There is very little of this today. All segments of the electric power industry work together through the Nebraska Power Association (NPA). NPA traces its origins back more than 30 years. Its predecessor, the Nebraska Power Industry Committee, was created at the urging of the Legislature to help resolve power industry problems. Today, NPA works to resolve differences and facilitate dialogue and compromises.
Creation of the Power Review Board
The Nebraska Power Review Board was created in the electric industry climate of the 1960’s. The power industry had been experiencing a period of relatively steady but fast growth following World War II. Because of the growth, conflicts were arising among power districts in the state, and as previously stated, numerous lawsuits were being filed.
Nebraska citizens and members of the legislature saw a need for regulatory control over this expanding industry. The 1961 Nebraska Legislature established two committees: The Nebraska Public Power Committee (NPPC) composed of representatives of public power districts, and the Legislative Council Committee on Public Power, composed of state senators.
These committees were asked to study power industry problems and to recommend solutions for these problems. Although no legislation was introduced as a direct result of these particular studies, they did provide the basis for L.B. 220, which was enacted by the Nebraska Legislature in 1963.
The primary aim of L.B. 220 was to solve recurring disputes among power suppliers over service territory. The legislation also attempted to deal with rate issues by giving the Board some jurisdiction over rate disputes, although the jurisdiction was advisory only.
Nebraska is unique in that it is the only state in the nation in which all of its electric power suppliers are consumer-owned. This is commonly referred to as “public power.” The large majority of Nebraska’s power suppliers are political subdivisions of the state, namely public power districts and municipalities. Cooperatives are non-profit corporations owned by their respective ratepayers, but they are not political subdivisions of the State of Nebraska.
The history of the public power movement and the philosophies behind it are summarized in the 1963 publication of the University of Nebraska’s School of Journalism entitled “Public Power in Nebraska: Depth Report No. 2.” A history of the Board, written in 1983, is The Nebraska Power Review Board: Regulating a Publicly-Owned Electric Industry.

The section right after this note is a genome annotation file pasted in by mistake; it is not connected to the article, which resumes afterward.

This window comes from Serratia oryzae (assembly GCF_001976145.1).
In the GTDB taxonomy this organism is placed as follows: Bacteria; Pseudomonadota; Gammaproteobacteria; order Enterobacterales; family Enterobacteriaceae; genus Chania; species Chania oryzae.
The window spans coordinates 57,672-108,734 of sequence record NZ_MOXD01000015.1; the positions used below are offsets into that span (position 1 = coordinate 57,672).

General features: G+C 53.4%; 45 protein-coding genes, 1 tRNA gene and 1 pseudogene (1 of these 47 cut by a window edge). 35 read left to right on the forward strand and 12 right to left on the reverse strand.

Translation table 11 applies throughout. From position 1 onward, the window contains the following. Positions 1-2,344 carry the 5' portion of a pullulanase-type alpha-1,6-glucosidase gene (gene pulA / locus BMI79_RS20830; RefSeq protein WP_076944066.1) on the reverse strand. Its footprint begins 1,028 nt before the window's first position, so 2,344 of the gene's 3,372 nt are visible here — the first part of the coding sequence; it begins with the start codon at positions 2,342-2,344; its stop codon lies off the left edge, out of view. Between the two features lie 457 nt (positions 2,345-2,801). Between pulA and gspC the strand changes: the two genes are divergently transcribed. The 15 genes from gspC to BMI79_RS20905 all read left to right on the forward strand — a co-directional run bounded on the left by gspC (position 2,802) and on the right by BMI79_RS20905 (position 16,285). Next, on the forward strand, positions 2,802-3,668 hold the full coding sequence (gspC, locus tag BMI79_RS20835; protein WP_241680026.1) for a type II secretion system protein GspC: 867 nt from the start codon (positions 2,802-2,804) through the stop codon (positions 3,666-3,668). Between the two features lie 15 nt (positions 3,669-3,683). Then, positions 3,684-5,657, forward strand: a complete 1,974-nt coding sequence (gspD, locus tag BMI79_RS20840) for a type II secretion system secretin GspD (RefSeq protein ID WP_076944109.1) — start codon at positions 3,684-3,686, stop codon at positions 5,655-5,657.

The immediate priority for the first Board was to establish areas in which the various suppliers had exclusive rights in which to operate. These became known as service areas. The document that created a service area became known as a service area agreement. Most of the service area agreements were completed by the first Board, but a few agreements were completed in later years due to the need to resolve ongoing disputes among the affected parties.
As of April 2011, there are 366 active service area agreements between Nebraska’s power suppliers (a total of 417 such agreements have been created, but 51 have been terminated). These agreements are essential because they strictly define the area in which each specific supplier can provide retail electric service, thus eliminating overlapping service areas and eliminating most disputes over who can serve any particular customer.
During the following years, the Board turned its attention from settling disputes over service areas to specific customers. These disputes arose when two different power suppliers had transmission lines in close proximity to a proposed customer. Even though the customer might be located in one power supplier’s service area, another power supplier might have a transmission line geographically closer to the proposed customer and therefore would file an application for permission to run a line into the first power district’s service area in order to serve that customer.
The Board’s various determinations concerning this topic created guidelines for power suppliers to follow when contemplating providing service to a customer not located in its service area, but close to one of its transmission or distribution lines.
A third important component of L.B. 220 granted the Board the authority to regulate construction of generation and transmission facilities in Nebraska. This authority was granted so that the Board could restrain suppliers from building generation capability when it was not truly needed, thus avoiding a surplus of electrical power, and unnecessarily raising the electric rates for the power supplier’s customers.